This page contains a single entry from the blog posted on November 4, 2012 5:45 PM. The previous post in this blog was 21st Century nightmare. The next post in this blog is Reality check needed. Many more can be found on the main index page or by looking through the archives.

E-mail, Feeds, 'n' Stuff

Sunday, November 4, 2012

Have you not forgotten something, comrade?

We experienced another of the joys of the Oregon vote-by-mail system last evening when we got home from a party:

It wasn't that there was a hanger on our door -- that's pretty standard at this time of year -- but it was more the message inside. Our "neighbors," it seems, stopped by to pester us because we haven't voted yet:

On the back was the list of what this particular group of cavassers, from the "Defend Oregon" union front, wants us to vote for. We already got one of these lists in the mail, which we displayed here.

After thinking about it for a while, we realized that with vote-by-mail, you get two choices: (a) vote early and have your completed ballot lying around for a couple of weeks to be tampered with, or (b) vote late and get a lecture on your doorstep from the union troops. But it's a great system -- really.

Comments (14)

I suppose "Meri" is a name that in times past, when people were less self-important, would have been spelled "Mary." These are the things I keep track of weekly and the lists keep getting longer.

I shall call myself Jym and trespass on my neighbor's property to mind my neighbor's business. Oy!

Strange - my wife hasn't voted, and nobody has bugged her about it. (The ballot is sitting in our "incoming mail" box.)

You've been giving your marching orders, Jack. Move FORWARD!

Jack: Feel free to use the same line I've been using when my doorbell rings with an unwanted political solicitor.

"Sorry, I'm not allowed to vote. I'm a convicted felon since I was found guilty of assault and attempted murder of a door to door solicitor that rang my doorbell at the wrong time."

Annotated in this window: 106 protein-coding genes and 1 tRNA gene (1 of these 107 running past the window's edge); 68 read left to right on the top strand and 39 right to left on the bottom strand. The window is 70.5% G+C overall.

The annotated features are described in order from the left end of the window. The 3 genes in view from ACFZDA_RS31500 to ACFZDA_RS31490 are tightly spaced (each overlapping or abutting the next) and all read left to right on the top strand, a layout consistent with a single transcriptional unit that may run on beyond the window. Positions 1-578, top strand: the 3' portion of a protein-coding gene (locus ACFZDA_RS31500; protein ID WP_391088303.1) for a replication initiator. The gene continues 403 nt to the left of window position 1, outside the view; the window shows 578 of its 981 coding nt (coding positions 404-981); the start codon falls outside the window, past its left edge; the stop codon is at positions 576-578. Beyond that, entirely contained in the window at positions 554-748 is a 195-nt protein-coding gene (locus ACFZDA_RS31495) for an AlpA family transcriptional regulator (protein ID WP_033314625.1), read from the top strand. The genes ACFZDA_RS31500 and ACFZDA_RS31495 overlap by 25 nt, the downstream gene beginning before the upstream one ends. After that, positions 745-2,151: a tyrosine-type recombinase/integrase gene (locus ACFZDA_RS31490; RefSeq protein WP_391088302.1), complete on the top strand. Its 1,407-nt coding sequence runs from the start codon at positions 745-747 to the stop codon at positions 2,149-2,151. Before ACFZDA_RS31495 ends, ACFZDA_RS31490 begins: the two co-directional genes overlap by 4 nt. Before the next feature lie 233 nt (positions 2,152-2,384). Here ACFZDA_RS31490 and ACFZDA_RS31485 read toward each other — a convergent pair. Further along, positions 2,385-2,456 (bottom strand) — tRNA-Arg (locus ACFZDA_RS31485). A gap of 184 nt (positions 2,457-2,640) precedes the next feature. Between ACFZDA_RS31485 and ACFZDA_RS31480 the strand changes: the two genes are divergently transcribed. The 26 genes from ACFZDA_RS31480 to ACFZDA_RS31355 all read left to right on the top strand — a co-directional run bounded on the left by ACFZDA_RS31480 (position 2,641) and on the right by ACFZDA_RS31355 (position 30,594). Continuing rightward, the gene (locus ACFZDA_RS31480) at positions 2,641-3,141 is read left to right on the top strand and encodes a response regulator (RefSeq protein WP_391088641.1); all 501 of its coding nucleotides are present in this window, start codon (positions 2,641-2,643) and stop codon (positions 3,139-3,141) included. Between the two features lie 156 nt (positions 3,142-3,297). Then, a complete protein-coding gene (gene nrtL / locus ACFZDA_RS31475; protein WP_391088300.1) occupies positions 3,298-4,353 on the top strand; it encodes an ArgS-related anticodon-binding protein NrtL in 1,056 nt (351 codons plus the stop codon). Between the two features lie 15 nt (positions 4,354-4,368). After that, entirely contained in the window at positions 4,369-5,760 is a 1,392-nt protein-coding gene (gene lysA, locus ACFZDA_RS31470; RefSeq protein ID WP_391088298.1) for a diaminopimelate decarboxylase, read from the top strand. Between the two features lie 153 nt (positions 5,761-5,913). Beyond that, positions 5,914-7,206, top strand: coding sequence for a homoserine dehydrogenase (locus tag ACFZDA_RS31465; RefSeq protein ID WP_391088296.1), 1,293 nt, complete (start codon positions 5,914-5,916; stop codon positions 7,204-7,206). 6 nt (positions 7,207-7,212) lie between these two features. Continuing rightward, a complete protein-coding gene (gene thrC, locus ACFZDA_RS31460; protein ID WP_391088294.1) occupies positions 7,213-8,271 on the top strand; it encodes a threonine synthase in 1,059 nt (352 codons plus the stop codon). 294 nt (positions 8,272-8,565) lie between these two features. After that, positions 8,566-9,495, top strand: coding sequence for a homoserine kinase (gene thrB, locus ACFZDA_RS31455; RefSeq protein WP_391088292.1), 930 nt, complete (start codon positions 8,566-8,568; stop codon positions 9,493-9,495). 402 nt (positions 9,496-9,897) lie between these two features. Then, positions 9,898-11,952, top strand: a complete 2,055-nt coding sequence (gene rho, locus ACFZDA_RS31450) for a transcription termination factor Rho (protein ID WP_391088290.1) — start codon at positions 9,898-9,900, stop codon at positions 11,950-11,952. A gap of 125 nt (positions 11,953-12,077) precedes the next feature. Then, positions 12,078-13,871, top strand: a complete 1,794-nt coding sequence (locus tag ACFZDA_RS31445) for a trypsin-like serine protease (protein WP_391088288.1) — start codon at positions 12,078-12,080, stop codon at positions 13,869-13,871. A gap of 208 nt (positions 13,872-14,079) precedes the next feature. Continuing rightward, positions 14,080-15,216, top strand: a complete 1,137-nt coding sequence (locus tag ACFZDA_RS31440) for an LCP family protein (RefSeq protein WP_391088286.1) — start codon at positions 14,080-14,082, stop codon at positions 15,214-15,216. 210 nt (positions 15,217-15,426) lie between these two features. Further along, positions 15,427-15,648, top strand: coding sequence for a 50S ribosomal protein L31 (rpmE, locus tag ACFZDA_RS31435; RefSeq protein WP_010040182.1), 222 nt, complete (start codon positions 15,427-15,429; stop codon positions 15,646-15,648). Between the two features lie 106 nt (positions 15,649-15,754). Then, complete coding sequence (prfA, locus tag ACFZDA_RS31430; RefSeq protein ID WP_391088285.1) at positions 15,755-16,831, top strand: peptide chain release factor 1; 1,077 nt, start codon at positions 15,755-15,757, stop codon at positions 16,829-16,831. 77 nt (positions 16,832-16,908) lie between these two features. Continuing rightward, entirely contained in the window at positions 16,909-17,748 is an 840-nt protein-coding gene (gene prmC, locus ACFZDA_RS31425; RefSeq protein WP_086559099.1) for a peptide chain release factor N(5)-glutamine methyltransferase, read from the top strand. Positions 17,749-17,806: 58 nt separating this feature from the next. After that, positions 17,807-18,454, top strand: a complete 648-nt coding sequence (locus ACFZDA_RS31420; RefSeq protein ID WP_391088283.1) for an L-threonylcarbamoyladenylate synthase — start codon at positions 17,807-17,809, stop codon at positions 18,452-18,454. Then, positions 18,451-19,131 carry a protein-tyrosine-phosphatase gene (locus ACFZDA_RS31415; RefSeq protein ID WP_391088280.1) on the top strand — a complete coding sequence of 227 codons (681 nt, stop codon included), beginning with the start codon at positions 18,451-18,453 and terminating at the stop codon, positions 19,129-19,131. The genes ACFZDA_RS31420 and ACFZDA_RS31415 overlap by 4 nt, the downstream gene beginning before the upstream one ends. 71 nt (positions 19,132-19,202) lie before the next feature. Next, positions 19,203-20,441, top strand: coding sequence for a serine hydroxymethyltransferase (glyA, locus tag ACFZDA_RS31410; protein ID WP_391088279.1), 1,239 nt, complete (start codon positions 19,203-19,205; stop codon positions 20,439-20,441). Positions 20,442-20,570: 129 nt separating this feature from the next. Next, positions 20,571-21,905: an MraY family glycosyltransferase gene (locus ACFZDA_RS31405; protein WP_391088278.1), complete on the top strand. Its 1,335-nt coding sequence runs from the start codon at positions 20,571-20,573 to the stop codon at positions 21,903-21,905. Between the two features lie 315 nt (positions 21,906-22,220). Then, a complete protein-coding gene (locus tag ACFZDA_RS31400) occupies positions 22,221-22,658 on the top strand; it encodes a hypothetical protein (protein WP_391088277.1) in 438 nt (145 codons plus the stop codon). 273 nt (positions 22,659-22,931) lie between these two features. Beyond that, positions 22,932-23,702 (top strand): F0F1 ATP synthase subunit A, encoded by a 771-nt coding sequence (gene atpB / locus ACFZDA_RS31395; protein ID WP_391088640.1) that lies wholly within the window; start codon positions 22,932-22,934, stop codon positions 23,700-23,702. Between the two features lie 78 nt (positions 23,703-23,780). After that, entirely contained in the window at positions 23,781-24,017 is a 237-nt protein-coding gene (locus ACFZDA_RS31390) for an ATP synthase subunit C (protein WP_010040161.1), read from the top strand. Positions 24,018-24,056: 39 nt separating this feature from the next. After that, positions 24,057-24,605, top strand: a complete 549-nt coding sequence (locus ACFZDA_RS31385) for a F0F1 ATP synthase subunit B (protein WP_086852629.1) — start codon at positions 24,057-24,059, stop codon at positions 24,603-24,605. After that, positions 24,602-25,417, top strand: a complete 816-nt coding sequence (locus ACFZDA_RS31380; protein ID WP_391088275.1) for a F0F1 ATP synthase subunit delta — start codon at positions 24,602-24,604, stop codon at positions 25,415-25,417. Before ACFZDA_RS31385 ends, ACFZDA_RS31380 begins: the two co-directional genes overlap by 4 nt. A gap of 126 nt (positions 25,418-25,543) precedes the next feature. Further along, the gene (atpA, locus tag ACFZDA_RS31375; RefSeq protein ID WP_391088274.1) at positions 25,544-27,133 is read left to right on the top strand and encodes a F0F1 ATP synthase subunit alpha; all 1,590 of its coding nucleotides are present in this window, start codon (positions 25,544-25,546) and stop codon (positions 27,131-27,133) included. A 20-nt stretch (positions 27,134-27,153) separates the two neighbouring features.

If they return to pick up your completed ballot you should call the cops.


That's almost the same as mine, but my reason for the felony conviction is "I punched a girl at a college party because she wasn't feeling the love for me"

NEPguy and ltjd -

In Oregon, once you have served your sentence and are out of jail you can vote.

Oregon is so progressive.

Ain't that wonderful.

Once again, the city that professes to preach Do Your Own Thing uses peer pressure in an attempt to influence behavior, and does so in the most passive-aggressive manner imaginable.

Well done, Portland.

By forcing people to vote, even (or especially) when they haven't voted this late in the game, might mean that they haven't found anybody worth voting for.

Don't piss 'em off, they may decide to vote against your candidate. Remember, the goal is NOT to get people to vote; it is to get people to vote for YOUR candidate, or NOT vote at all. Just like the SAT test, you get penalized for wrong answers.

Jack, I think you should have a contest to see who gets closest to guessing the actual EC vote total. I'm going for 302 to 236, Romney for the EC win, and the popular vote by 4%.

If either candidate breaks 300 electoral votes, everyone is going to get a free chalupa at Taco Bell.

Whoever wins, there'll be no shortage of bewailing and celebrating, so we can all just pick our party and carry on for four more years.

I like sitting at the kitchen table with my ballot an a cup of coffee on the Saturday morning before election day, filling in the ovals. Sure beats standing in line for 6 hours waiting to vote, like we've seen in south Florida, and will likely see in urban areas of Ohio tomorrow. I told the Defend canvasser how we exercised our voting rights was our business, not theirs. But those kind of visits are a small price to pay for the convenience of voting at home, and inevitable, regardless of the voting procedure.

inevitable, regardless of the voting procedure.

No, if we all voted on the same day, there would be no one telling me I hadn't voted yet.

I like sitting at the kitchen table with my ballot an a cup of coffee on the Saturday morning before election day, filling in the ovals.

How many ballots do you fill out? In many households, one person completes more than one.

Clicky Web Analytics